During the same time, FOX Sports and NYRA’s coverage of racing on the “America’s Day At the Races” and “Saratoga Live” programs has taken a quantum leap from 80 hours in 2016 to more than 700 hours in 2020 with projections calling for similar totals, at the very least, in 2021 and beyond.

“If you look at how things played out last year with the pandemic, there was a realization at how much our sport has become a television sport, and I don’t mean just traditional television. That includes our simulcast programs, the Internet, and apps. It’s safe to say 90% of all handle is coming from a TV signal of some sort,” Allevato said. “Having this television deal last year was a savior for our business. FOX has been a significant partner and for NYRA this is a long game. We believe this has short term benefits but to have a partner like FOX until 2030 at a minimum, and have that sheer volume of hours locked in, is an asset for NYRA and the sport. Giving (FOX) some skin in the game ensures that they will do everything possible to make this successful. We’re excited about it. It’s a great deal for NYRA. It’s a great deal for horse racing.”

Mike Trager, a highly respected sports media consultant, said the marriage between NYRA and FOX brings together two well-matched entities. Unlike other networks with direct-to-consumer platforms, such as ESPN+, Peacock, and Paramount, FOX is a linear (live broadcasting channel) network which needs 24/7 cable programming for FS1 and FS2, while horse racing’s demographics make it a natural for television as opposed to streaming.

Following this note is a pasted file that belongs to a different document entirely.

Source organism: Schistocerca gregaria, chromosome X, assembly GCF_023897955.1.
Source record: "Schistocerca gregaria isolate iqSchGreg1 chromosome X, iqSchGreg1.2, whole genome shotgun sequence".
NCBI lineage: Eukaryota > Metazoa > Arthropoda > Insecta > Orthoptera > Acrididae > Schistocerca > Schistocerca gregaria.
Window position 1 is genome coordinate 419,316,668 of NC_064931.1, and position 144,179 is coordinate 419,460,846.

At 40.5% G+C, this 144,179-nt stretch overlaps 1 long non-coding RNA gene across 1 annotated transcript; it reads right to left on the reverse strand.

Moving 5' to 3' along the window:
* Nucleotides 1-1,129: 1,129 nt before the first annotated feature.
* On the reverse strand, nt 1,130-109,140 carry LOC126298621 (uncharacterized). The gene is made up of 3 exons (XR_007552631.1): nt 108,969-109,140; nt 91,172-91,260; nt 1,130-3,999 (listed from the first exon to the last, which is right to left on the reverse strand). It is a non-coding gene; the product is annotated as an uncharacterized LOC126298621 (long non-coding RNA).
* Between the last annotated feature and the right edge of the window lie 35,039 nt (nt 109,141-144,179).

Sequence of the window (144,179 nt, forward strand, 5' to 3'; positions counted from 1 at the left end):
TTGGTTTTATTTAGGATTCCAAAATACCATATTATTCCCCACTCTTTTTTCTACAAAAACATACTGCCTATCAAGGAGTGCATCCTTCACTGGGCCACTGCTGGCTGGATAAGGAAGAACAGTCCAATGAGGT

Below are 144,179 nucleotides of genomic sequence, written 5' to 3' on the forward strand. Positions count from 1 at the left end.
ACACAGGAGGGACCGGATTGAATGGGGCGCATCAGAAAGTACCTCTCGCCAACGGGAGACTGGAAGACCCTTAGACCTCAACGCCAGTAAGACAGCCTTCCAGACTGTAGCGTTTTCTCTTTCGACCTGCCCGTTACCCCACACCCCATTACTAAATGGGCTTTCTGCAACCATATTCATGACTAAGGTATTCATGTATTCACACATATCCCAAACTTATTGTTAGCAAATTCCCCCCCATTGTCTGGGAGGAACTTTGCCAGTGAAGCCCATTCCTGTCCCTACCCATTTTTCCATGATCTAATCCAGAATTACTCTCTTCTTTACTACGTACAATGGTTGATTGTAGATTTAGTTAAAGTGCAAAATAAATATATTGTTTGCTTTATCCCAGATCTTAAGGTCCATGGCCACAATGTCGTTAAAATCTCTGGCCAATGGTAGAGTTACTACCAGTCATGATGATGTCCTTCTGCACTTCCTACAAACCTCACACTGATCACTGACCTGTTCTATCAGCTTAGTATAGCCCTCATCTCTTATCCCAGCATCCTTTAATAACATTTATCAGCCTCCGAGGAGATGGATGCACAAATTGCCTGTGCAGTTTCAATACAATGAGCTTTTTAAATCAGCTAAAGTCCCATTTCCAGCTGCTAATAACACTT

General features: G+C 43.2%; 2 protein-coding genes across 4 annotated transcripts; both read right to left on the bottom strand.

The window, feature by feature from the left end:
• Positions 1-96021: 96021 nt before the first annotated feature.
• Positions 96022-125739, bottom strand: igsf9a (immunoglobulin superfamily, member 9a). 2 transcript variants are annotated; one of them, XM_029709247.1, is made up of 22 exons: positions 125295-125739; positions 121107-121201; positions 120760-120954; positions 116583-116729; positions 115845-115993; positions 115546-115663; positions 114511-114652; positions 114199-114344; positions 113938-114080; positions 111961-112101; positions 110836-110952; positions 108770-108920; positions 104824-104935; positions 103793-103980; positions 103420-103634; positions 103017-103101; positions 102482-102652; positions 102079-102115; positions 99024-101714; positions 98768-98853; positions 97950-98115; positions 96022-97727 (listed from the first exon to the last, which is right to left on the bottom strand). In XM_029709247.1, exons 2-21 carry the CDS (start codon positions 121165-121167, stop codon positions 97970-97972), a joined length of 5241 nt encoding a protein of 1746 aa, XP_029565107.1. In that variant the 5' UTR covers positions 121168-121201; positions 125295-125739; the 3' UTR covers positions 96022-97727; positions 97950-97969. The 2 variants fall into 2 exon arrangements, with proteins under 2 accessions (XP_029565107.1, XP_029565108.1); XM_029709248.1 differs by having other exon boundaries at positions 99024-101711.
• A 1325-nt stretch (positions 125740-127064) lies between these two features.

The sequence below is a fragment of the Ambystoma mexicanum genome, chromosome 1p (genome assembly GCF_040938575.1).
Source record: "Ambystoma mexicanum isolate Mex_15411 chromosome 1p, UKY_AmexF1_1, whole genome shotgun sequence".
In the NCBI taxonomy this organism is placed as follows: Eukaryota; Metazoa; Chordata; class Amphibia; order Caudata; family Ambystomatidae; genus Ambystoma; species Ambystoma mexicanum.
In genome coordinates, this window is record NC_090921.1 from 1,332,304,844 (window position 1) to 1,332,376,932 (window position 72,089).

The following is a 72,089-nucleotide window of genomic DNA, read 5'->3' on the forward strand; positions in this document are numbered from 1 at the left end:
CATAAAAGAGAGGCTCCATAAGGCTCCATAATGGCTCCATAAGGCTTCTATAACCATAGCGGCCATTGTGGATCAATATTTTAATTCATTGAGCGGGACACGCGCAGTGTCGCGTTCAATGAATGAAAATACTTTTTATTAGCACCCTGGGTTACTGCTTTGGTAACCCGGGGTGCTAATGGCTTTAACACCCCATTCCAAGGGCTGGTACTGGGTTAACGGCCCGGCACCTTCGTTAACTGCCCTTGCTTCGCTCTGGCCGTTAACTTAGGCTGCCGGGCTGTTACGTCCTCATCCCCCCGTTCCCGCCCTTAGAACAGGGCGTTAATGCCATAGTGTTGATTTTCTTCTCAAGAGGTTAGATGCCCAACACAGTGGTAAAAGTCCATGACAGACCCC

“It is quite significant that NYRA could work out a deal like this with FOX, especially for nine years,” said Trager, who negotiated the Breeders’ Cup’s groundbreaking first television deal with NBC while owning Sports Marketing and Television International. “FOX is committed to its linear broadcast stations and is smart to get as much inventory as possible. This is important for the sport because I don’t know if it’s going to be on some of those direct-to-consumer platforms because of their young demographics that seem willing to pay for those services. With racing’s audience being older, it’s a significant step for NYRA to access this much programming exposure for that long.

“FOX’s recent NFL deal (for 11 years announced last week) has proven that over the next 10 years the linear platforms are going to survive and this deal fills a need for (FOX),” he added. “No matter what people say, racing is going to be around for the next 10 years. People are not going to stop betting on horse racing. So, what NYRA took advantage of is a significant opportunity they would not have gotten with the other networks because the other networks are now looking for significant programming for their direct-to-consumer services and FOX isn’t.”

The impending acquisition of NYRA Bets also strengthens FOX’s already strong position in the wagering marketplace.

“FOX Sports is going through an evolution from being exclusively a media content brand to becoming a content and gaming brand. I think you are seeing that come into play on multiple fronts. You see it in this deal. It’s the FOX Bets elements that are part of our new NFL deal. It’s wagering content that we do every day on FS1 on Colin Cowherd’s show and FOX Bets Live. It’s a little bit of poker programming on FS1. It’s all these things collectively that are starting to add up to be a pretty significant part of our business and our brand,” Mulvihill said. “We’re now the only media company that has a stake in bet-taking businesses in sports, horse racing, poker, and online casino gaming. I think that’s an advantageous place for us to be. This deal with NYRA is part of a broader deal that has a chance to be transformational for our company.”